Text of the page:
Where will supersymmetric dark matter first be seen?

Authors

  • L. Gao,

    Corresponding author
    1. Partner Group of the Max Planck Institute for Astrophysics, National Astronomical Observatories, Chinese Academy of Sciences, Beijing 100012, China
    2. Institute of Computational Cosmology, Department of Physics, University of Durham, Science Laboratories, South Road, Durham DH1 3LE
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  • C. S. Frenk,

    1. Institute of Computational Cosmology, Department of Physics, University of Durham, Science Laboratories, South Road, Durham DH1 3LE
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  • A. Jenkins,

    1. Institute of Computational Cosmology, Department of Physics, University of Durham, Science Laboratories, South Road, Durham DH1 3LE
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  • V. Springel,

    1. Heidelberger Institut für Theoretische Studien, Schloss-Wolfsbrunnenweg 35, 69118 Heidelberg, Germany
    2. Zentrum für Astronomie der Universität Heidelberg, Astronomisches Recheninstitut, Mönchhofstr. 12-14, 69120 Heidelberg, Germany
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  • S. D. M. White

    1. Max-Planck Institute for Astrophysics, Karl-Schwarzschild Str. 1, D-85748 Garching, Germany
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E-mail: lgao@bao.ac.cn

ABSTRACT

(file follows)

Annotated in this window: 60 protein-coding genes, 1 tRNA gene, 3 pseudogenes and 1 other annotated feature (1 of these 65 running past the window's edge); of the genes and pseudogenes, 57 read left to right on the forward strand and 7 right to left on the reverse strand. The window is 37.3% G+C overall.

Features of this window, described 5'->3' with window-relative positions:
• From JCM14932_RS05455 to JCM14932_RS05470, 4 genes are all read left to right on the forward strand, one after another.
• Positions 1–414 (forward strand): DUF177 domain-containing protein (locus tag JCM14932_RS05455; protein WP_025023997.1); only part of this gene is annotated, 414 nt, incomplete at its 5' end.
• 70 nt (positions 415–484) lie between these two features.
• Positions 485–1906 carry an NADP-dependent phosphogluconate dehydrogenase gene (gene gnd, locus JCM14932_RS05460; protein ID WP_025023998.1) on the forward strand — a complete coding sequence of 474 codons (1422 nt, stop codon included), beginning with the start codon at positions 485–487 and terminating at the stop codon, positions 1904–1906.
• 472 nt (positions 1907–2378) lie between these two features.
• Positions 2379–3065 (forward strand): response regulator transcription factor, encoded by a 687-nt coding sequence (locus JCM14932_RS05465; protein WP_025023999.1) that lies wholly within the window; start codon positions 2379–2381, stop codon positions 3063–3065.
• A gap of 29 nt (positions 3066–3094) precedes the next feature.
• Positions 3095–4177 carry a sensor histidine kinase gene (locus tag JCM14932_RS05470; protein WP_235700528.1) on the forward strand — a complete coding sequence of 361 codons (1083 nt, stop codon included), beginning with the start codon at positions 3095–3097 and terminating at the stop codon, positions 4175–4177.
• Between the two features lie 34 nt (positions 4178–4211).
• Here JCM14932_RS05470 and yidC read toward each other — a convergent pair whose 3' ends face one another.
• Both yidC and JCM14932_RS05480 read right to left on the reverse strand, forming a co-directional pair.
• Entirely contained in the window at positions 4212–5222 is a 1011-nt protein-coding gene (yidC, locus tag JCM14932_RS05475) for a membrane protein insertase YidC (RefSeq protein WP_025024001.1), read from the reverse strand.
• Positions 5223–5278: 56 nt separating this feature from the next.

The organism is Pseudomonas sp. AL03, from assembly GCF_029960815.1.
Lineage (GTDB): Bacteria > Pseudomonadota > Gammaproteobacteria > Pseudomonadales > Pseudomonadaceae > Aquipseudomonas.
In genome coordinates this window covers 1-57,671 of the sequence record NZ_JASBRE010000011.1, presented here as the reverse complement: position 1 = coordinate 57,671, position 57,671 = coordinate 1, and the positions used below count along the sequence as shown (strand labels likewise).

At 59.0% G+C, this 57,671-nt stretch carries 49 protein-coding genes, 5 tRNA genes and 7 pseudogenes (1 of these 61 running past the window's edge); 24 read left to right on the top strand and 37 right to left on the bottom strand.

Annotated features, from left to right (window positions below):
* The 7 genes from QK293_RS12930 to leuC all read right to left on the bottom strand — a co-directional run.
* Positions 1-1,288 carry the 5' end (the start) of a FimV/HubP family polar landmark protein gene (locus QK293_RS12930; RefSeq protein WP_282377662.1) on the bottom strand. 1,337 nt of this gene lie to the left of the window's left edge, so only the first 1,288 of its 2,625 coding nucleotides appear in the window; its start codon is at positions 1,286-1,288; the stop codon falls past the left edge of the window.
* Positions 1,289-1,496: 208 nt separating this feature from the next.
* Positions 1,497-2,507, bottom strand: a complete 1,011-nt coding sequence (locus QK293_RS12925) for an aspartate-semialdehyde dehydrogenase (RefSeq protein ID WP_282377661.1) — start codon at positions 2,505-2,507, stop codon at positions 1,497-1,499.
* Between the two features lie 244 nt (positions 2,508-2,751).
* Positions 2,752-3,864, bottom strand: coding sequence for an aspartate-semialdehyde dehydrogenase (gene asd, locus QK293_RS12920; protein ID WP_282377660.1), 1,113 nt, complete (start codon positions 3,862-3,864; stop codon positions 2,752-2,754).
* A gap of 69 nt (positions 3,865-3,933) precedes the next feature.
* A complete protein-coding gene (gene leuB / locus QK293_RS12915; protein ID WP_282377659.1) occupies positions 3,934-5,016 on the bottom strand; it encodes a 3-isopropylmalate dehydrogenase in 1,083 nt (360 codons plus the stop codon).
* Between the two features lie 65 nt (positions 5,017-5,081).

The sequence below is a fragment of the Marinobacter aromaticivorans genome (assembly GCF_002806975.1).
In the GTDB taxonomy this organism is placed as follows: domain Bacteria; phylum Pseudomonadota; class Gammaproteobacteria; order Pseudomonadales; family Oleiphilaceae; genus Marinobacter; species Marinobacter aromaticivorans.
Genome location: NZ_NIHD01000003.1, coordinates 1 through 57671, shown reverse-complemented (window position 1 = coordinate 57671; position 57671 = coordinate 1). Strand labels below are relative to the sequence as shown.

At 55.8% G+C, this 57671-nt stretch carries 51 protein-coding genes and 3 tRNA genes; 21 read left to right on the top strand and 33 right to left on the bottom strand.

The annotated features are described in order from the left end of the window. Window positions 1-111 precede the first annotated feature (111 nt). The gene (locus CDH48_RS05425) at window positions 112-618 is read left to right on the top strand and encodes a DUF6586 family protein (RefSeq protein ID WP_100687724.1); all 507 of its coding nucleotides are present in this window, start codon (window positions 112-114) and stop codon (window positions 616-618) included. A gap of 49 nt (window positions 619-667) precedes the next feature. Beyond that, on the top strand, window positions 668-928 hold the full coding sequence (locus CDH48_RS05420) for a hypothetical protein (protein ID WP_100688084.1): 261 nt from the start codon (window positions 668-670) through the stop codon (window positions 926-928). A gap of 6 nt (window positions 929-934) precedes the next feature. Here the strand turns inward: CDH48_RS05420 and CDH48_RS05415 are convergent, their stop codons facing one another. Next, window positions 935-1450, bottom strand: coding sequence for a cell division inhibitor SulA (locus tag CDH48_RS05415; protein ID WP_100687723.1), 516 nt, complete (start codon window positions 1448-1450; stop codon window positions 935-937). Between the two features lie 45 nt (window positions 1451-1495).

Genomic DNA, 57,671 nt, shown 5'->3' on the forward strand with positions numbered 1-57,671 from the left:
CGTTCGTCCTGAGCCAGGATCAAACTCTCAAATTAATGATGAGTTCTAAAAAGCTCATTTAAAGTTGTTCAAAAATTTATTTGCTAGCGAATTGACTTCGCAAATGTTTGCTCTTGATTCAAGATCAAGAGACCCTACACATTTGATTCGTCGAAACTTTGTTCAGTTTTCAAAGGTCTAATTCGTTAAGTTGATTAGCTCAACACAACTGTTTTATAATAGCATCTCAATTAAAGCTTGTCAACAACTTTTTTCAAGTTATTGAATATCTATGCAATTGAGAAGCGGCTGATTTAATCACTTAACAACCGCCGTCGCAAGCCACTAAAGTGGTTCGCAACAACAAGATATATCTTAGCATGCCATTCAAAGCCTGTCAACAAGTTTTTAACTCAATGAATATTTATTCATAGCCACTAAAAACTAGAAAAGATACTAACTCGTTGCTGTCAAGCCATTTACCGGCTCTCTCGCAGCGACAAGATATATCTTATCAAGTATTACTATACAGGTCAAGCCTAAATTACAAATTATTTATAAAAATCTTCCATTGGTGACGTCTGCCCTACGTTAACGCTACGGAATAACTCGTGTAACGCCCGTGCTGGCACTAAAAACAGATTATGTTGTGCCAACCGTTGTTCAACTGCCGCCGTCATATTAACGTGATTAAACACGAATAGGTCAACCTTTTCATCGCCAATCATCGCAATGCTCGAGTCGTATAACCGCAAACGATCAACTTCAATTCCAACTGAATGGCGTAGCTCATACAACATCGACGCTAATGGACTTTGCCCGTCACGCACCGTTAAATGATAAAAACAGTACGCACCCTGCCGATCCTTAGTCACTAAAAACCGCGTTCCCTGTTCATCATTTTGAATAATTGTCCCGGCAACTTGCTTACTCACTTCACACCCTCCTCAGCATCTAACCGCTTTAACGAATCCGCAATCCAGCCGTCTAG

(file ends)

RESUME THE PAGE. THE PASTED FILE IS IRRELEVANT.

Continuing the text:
If the dark matter consists of supersymmetric particles, γ-ray observatories such as the Large Area Telescope aboard the Fermi satellite may detect annihilation radiation from the haloes of galaxies and galaxy clusters. Much recent effort has been devoted to searching for this signal around the Milky Way’s dwarf satellites. Using a new suite of high-resolution simulations of galaxy cluster haloes (the Phoenix Project), together with the Aquarius simulations of Milky Way-like galaxy haloes, we show that higher signal-to-noise ratio and equally clean signals are, in fact, predicted to come from nearby rich galaxy clusters. Most of the cluster emission is produced by small subhaloes with masses less than that of the Sun. The large range of mass scales covered by our two sets of simulations allows us to deduce a physically motivated extrapolation to these small (and unresolved) masses. Since tidal effects destroy subhaloes in the dense inner regions of haloes, most cluster emission is then predicted to come from large radii, implying that the nearest and brightest systems should be much more extended than Fermi’s angular resolution limit. The most promising targets for detection are clusters such as Coma and Fornax, but detection algorithms must be tuned to the predicted profile of the emission if they are to maximize the chance of finding this weak signal.

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